Thursday, March 08, 2007

Dubai: on the one hand and on the other :: Brad Setzer's Web Log

Some quotes (emphasis is mine):
The Gulf is not just flush with money – it is now filled with the bustle of loads of new activity.

I don’t buy all the hype coming out of the Gulf though: the arguments about diversification seem a bit overdone. The Gulf has diversified from pumping oil to pumping oil, refining more of the oil locally and using more of the region's gas to support a petrochemical business. All that makes a lot of sense, but it is still derivative of the core hydrocarbon business. And I am not sure that spending oil dollars on construction is real diversification. If the oil money dries up, so does the construction.

The common argument that the current boom in the Gulf is different than past booms because it isn't just based on a surge in government spending also strikes me as somewhat over-stated.
Moreover, massively negative real interest rates (Dubai's inflation is around 20%-- per Serhan Cevik of Morgan Stanley -- while nominal interest rates are around 5% due to the dollar peg) encourage lots of private investment. Some of that may not yield a positive economic return once financial conditions return to normal.

On the other hand, I am not so sure that diversification is quite as necessary as is often argued. It kind of depends if oil is going to stay around $60 or fall back to $20. If oil is around $60, some Gulf states have enough oil and gas relative to their native population that they really don’t need to diversify – not for a long time.
Setzer quotes Roach (my emphasis):
Based on industry sources, 26.8 million square feet of office space is expected to come on line in Dubai in 2007, alone -- more than six times the peak rate of completions in Pudong in 1999 and nearly equal to the total stock of 30 million square feet of office space in downtown Minneapolis. Based on current projections, another 42 million square feet should come on line in Dubai in 2008 -- the equivalent of adding the office space of a downtown San Francisco. There is one obvious and critically important difference between these two urban development projects: Pudong has an indigenous support base of 1.3 billion Chinese citizens. Dubai’s current population is 1.3 million. Throw in the entire native population of the UAE and the support base is still only around 4 million domestic citizens. That's right, a region with less than 0.5% the population of China is out-building the biggest construction boom in modern Chinese history.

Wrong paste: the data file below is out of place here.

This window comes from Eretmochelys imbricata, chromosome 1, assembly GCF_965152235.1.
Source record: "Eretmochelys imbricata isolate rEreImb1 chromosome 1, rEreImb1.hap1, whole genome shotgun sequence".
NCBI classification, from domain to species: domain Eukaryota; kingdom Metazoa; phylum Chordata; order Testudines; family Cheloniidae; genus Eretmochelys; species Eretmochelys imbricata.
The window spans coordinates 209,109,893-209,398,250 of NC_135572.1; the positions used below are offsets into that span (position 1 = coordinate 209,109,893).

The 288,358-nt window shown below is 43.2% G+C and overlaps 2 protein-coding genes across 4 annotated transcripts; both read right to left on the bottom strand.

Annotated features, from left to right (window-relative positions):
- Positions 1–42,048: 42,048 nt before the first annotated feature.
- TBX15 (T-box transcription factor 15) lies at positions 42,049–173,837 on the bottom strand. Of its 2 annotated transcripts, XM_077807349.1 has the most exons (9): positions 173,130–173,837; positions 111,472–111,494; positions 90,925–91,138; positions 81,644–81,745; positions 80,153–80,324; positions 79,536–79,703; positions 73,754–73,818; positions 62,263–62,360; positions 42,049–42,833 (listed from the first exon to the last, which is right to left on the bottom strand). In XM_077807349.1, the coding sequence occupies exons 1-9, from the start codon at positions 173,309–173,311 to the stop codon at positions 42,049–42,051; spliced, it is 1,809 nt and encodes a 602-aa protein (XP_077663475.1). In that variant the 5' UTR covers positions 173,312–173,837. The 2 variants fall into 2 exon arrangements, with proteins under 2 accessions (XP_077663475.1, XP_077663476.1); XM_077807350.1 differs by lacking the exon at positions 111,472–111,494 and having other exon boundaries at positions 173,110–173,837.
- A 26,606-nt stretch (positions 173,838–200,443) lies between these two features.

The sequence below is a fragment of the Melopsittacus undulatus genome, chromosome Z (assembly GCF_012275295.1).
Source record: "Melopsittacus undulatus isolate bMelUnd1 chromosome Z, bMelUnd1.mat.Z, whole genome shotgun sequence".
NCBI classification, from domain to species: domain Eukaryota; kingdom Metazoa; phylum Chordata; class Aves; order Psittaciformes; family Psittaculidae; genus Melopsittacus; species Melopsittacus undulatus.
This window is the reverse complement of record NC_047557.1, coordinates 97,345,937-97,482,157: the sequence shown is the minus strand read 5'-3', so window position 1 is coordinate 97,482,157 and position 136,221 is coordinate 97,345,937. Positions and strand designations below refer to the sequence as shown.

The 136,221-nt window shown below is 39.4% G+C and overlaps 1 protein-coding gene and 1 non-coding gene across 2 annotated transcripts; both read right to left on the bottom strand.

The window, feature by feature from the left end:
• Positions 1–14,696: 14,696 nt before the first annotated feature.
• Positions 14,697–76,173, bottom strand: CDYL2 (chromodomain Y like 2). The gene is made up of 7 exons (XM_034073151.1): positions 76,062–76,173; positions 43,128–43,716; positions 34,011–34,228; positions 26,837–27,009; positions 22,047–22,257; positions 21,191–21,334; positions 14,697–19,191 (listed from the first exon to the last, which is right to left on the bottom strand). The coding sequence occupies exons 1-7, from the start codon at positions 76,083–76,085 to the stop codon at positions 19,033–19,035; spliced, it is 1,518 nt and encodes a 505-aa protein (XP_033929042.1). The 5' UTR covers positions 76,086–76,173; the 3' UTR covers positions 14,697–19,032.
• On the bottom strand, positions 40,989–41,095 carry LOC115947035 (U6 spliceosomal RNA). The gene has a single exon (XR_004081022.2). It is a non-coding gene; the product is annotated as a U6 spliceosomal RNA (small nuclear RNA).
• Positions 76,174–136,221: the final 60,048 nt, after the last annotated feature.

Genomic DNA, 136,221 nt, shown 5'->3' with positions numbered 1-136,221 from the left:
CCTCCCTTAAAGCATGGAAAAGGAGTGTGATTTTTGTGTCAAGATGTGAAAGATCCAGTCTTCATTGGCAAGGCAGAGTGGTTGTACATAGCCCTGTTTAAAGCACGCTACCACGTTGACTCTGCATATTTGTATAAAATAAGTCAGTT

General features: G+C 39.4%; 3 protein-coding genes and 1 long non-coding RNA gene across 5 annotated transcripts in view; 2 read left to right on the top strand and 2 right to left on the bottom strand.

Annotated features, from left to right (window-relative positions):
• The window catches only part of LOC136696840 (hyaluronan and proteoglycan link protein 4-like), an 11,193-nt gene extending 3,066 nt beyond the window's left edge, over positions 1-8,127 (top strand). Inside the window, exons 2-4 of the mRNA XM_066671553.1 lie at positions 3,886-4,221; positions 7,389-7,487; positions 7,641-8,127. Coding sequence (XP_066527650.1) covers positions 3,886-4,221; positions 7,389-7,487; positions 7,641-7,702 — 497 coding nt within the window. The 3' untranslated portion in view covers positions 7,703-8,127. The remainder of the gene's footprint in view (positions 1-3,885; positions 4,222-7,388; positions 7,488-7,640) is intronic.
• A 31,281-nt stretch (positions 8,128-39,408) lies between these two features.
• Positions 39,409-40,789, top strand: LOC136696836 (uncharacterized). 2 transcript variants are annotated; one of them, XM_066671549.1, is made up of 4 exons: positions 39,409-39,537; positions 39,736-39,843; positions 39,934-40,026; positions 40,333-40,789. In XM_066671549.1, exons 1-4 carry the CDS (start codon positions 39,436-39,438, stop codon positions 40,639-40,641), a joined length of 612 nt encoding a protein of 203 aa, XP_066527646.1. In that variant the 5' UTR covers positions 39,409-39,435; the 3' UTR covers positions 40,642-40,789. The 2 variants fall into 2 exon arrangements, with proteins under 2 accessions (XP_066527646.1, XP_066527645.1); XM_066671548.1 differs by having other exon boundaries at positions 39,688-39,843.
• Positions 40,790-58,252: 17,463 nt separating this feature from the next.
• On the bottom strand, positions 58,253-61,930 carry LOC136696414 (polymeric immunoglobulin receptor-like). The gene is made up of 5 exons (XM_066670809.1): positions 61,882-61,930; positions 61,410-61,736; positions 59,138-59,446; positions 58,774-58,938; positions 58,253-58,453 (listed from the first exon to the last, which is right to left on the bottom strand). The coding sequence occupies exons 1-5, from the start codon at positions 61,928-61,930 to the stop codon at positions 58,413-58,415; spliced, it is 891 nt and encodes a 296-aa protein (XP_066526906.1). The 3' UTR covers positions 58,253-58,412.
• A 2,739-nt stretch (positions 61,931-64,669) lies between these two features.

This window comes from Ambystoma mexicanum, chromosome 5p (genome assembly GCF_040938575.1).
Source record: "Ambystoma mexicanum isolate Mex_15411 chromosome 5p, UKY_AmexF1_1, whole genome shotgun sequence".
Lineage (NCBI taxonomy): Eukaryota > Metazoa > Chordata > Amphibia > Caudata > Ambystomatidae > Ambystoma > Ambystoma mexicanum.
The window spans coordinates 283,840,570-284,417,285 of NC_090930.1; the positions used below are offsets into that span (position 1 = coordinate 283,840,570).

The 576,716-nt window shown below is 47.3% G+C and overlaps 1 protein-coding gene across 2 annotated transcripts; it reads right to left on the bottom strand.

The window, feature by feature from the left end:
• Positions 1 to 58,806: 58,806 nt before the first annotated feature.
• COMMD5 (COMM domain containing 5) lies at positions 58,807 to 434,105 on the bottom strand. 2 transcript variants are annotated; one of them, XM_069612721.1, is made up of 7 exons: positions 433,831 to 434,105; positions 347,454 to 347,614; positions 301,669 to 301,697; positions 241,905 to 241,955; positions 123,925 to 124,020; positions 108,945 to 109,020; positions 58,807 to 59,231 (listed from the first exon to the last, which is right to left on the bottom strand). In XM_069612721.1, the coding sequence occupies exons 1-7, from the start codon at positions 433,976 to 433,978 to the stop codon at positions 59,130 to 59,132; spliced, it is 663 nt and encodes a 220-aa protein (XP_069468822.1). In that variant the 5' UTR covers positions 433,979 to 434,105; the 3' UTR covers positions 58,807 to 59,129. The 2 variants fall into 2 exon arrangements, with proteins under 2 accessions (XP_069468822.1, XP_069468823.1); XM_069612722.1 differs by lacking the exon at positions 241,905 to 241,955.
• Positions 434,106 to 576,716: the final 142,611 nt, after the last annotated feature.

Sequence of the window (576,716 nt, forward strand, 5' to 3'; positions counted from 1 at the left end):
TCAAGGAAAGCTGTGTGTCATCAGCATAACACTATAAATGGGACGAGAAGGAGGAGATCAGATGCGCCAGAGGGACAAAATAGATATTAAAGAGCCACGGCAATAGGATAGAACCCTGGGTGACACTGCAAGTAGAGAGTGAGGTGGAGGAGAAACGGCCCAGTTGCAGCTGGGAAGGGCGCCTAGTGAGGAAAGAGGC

Actually, the number of domestic citizens is around 2 million. The total population is 4 to 5 million. The difference between China and the UAE is that the UAE - seemingly - is prepared to admit as many people as are required to fill the buildings.

Thanks to Newmark's Door for the link.



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